Date of Award


Document Type


Degree Name

Doctor of Philosophy (Ph.D.)

School Name

Annsley Frazier Thornton School of Education



Major Advisor

Dr. Eliazbeth Dinkins

Second Advisor

Dr. Winn Wheeler


This qualitative study explored the lived experiences of 11 participants who had four or more adverse childhood experiences (ACEs). The theoretical frameworks guiding this study are Culturally Responsive Teaching (Crt) (Hammond 2014; Gay 2000), Critical Race Theory (CRT) (Crenshaw, 1988; Ansley, 1988), and Abolitionist teaching (Love, 2019). This study's data collection is based on semi-structured and conversational interviews via Microsoft Teams with Students of Color (SOC) who graduated from Historically Black Colleges and Universities (HBCU) and had an ACEs score over 4. Adverse childhood experiences (ACEs) include one or more events such as growing up in a household with an absence (divorce, separation, incarcerated), experiencing a parent’s illness (physical or mental), being exposed to physical, sexual, or emotional abuse, experiencing natural disasters, or witnessing a violent crime. Phenomenology was utilized to explore the traumatic (racial) experiences of SOC in K-12 educational settings and their subsequent experiences at an HBCU. Racism is traumatic, painful, shameful, anger-producing, and stops the growth and success of communities and folx (Adams, 1990; Pierce, 1995). Racial trauma has been defined as a stressful effect or emotional pain that results from a person's experience with discrimination and racism (National Child Traumatic Stress Network, 2017). Finally, this study explored unspoken or spoken practices at HBCU that support Students of Color. The guiding research questions are as followed:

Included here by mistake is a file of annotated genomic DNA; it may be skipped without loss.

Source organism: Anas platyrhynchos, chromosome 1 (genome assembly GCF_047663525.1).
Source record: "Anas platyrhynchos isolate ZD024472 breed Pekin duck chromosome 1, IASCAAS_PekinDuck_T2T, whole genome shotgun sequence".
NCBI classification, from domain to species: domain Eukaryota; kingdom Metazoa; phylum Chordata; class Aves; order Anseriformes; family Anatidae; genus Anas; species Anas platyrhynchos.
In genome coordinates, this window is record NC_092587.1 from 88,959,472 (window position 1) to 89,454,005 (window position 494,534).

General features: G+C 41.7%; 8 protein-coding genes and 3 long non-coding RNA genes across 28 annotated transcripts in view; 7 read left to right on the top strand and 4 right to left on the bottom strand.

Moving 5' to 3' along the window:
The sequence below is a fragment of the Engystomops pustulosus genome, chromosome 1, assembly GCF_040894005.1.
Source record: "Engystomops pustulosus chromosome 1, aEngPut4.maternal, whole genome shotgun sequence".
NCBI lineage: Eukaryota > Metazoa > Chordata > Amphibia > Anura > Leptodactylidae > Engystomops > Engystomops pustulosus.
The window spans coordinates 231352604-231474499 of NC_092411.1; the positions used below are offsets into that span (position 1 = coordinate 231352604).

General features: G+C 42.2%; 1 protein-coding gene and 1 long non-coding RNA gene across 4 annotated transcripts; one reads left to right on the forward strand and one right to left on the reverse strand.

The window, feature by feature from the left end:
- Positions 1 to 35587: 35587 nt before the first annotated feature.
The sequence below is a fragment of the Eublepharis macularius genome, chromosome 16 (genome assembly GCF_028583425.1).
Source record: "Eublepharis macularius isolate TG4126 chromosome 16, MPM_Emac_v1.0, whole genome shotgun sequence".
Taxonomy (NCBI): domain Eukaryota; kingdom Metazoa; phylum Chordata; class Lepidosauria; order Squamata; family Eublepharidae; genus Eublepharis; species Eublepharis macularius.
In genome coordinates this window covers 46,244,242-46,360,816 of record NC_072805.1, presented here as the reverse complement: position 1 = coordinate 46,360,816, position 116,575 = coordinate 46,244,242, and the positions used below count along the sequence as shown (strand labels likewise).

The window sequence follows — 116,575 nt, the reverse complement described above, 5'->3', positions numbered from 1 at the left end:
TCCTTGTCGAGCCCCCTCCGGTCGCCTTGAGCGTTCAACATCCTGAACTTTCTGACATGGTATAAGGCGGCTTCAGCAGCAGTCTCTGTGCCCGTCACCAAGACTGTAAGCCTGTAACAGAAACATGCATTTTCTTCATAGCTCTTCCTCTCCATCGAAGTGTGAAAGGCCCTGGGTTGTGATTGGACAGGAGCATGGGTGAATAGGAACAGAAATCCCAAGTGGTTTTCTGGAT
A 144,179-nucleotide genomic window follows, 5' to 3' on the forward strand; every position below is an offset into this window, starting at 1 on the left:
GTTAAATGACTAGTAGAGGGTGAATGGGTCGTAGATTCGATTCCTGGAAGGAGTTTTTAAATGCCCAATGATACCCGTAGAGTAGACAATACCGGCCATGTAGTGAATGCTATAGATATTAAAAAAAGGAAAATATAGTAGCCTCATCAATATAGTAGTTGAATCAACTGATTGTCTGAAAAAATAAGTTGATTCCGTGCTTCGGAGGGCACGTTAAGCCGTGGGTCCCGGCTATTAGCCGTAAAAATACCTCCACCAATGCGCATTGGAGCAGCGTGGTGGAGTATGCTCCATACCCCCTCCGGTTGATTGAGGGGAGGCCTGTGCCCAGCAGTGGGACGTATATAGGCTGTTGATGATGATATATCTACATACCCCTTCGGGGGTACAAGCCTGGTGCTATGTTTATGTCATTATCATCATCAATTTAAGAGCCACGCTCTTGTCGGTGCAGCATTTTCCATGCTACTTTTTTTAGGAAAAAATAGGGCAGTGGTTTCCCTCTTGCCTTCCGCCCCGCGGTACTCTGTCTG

1. What are the lived experiences of Students of Color (SOC) who have experienced racial trauma during their K-12 education?
  2. How might attending Historically Black Colleges and Universities (HBCU) impact SOC with racial trauma exposure during their K-12 experiences?